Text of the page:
Terrorism is an issue that goes quite beyond TPP, but an effective counter-strategy is vital to protecting the gains from the digital economy. Even as TPP goes forward, parallel discussions on building capacity and cooperative frameworks to guard cyber security will also be necessary. Harmonizing approaches with respect to the handling of data is difficult without trust and security and goes quite beyond agreeing on protocols for sharing data. However, such capabilities are unevenly distributed and international organizations like ICANN and IETF are currently not equipped to manage this challenge.
The TPP negotiations spanned five years. A key objective of the talks with regards to the digital economy was to anticipate future problems and encourage steps to deal with them. For example, global data centers may be the most efficient way to move data around the world but also have clear risks. As a result, we are seeing rules from governments working with their engineering communities to set standards for encryption and the hardening of data centers.
At the same time, we should neither put too much on or into the TPP, nor risk it becoming a “straitjacket” that stifles innovation. TPP may not be the best place to deal with the problems of privacy, especially when it is conflated with data security. The same may be said for areas like consumer protection or issues closely tied with values related to human and labor rights.
The distinguishing characteristic for TPP in the regional context is that it is a binding agreement for its signatories. This separates the TPP community from ASEAN and APEC. TPP is also different from arrangements such as the Pan-Asia E-Commerce Alliance, which takes a multi-stakeholder approach among its 11 member states to develop non-treaty based measures to facilitate cross-border trade and improve operational efficiency. Given the complexity of the Asia Pacific market and its rapid and ongoing transformation, the variability of these approaches is a strength, and TPP’s contribution to regional integration should be understood in this context.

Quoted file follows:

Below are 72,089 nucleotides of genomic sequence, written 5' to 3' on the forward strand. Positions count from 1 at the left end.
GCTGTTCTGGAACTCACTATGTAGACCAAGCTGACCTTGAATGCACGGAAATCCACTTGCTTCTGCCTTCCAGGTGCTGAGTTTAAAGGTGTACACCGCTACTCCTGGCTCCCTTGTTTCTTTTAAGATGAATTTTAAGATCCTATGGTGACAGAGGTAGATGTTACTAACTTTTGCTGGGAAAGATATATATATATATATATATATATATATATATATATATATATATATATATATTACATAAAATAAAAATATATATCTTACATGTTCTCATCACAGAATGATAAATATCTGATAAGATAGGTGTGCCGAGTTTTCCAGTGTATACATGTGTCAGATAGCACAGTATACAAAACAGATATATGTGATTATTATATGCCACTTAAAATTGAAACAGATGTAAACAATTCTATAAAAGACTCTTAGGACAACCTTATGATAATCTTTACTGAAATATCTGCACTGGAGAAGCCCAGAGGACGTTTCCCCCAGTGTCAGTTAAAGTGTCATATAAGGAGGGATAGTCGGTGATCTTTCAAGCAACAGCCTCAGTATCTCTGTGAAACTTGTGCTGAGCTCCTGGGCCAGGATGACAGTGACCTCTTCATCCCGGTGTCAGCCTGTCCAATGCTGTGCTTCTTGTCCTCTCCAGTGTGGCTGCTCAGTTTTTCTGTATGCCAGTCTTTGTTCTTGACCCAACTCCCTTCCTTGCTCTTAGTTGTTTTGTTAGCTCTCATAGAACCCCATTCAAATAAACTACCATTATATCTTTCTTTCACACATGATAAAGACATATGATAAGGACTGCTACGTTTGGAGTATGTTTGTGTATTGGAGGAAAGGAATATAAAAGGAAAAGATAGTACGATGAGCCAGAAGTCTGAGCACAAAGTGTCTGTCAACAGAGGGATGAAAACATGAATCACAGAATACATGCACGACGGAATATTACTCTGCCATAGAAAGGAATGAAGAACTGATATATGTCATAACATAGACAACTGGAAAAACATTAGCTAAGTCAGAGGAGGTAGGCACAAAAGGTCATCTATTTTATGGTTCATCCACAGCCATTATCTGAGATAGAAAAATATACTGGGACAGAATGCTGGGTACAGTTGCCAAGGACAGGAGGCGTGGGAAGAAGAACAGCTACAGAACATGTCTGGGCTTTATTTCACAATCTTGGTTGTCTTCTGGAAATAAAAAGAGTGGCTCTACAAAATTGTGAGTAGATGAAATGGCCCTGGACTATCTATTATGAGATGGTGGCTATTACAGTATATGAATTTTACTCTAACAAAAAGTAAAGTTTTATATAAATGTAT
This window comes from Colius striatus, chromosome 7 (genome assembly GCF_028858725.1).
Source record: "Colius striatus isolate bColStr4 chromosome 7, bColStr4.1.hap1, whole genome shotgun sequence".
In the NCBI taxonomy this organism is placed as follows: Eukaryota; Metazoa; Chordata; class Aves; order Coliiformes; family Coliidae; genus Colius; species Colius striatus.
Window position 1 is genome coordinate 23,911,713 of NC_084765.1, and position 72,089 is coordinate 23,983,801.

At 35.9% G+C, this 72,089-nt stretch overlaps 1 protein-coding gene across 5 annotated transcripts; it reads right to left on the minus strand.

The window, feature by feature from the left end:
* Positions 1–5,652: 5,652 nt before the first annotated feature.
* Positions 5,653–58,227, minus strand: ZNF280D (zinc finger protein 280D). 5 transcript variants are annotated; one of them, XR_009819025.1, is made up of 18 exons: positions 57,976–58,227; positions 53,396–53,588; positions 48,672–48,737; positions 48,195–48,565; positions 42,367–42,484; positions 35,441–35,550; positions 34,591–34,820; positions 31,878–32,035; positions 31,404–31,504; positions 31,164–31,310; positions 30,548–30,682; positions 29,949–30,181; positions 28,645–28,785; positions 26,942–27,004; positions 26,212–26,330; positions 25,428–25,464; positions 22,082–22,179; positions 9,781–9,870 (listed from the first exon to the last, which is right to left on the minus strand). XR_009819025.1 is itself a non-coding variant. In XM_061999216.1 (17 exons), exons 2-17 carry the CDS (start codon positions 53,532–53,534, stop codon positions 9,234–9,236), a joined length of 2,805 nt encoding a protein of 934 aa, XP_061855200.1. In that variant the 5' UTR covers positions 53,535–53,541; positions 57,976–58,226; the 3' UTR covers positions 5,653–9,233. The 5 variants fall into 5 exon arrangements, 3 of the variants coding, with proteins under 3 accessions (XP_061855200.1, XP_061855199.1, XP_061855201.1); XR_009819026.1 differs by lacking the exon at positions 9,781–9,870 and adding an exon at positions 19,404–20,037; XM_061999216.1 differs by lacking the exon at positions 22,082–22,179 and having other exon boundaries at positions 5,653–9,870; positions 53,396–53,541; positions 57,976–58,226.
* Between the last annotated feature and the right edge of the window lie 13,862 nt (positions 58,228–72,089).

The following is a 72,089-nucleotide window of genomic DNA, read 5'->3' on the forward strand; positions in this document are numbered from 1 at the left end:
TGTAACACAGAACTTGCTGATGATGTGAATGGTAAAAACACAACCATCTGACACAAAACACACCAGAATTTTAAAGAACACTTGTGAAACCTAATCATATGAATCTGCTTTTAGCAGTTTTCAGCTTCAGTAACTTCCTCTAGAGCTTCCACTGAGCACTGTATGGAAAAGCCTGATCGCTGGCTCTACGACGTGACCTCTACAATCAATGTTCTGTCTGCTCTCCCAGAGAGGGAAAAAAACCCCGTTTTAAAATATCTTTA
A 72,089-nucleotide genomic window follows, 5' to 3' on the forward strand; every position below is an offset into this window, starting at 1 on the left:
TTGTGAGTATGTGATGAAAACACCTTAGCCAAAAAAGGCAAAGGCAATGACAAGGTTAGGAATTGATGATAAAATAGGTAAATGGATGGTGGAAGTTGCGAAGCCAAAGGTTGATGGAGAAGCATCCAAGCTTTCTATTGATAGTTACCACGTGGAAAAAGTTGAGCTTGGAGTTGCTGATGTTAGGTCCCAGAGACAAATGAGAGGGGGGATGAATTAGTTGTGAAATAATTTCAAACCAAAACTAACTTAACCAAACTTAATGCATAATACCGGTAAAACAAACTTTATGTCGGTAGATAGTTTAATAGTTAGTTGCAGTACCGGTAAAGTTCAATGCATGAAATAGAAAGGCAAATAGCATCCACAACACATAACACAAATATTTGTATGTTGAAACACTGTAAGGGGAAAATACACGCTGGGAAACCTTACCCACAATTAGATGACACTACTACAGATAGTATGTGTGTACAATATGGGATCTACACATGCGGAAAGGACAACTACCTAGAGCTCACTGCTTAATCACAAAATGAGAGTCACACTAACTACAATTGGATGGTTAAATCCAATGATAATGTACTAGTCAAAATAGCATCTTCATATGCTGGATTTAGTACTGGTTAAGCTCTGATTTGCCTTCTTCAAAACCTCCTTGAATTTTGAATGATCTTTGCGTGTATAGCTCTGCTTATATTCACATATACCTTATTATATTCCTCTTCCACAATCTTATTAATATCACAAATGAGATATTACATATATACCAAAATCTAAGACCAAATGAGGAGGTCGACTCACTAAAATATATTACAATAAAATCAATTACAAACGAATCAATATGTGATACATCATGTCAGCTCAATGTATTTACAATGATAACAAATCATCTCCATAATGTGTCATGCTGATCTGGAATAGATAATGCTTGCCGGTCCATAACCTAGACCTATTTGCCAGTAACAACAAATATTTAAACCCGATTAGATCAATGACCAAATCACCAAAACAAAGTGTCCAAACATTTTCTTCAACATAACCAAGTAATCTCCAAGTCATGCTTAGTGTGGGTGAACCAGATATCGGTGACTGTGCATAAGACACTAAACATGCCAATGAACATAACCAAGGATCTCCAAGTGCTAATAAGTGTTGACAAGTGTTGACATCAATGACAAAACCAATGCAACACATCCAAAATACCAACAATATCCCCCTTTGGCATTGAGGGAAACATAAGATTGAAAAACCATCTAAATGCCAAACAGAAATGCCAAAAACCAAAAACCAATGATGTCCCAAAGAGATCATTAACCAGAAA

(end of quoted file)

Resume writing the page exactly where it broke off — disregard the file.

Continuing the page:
Wrap Up and Takeaways
The question remains: will TPP be ratified by the signatories and implemented in ways that deliver on expectations for a truly “21st Century” Agreement? While its connection to the digital economy has been clear to most governments and elements of the business community, this has not been well communicated to groups outside the negotiations, such as the public.
TPP is too often debated in zero-sum terms; gains for one group come at the cost of another. This is often portrayed as “wins” for incumbents in advanced countries and “losses” for less well connected communities in the developing world. The concept of an integrating and rapidly growing digital economy based on cross-border flows is both unfamiliar and potentially threatening to many outside the process. Moreover, even core elements of the original “Internet Economy” coalition are at cross-purposes, with voices in civil society and the engineering community complaining at the lack of transparency in the government-led negotiations and distrustful of business intentions and interests with regard to the new arrangements within TPP.
The 2016 APRU Digital Economy Business Offsite was organized to initiate a broader discussion on what must happen next for TPP to deliver on its promises for the “digital economy” in the region. Universities, in particular, need to engage with business, government, the engineering community and civil society as well as contribute solid analysis and informed opinion on issues affecting the ratification and implementation of this ground-breaking agreement. Capacity-building and education are both also a key part of this outreach process.
Two upcoming APRU sponsored events are particularly relevant to challenge. The APRU will be bringing key academic experts from its member institution to join a five-day Digital Economy Summer Seminar August 21-28 at Keio University in Tokyo that will target government regulators from over ten countries in the Asia Pacific region. Later in November of this year, the APRU will convene a Digital Community Workshop on the Digital Economy which will bring together civil society with other members of the “digital community” in the region including academics, the legal profession, the engineering community, and consumers. The “Summer Seminar” and “Workshop” will focus on developing a shared analytic framework based on sound research on how to realize and grow a “digital economy” in the region.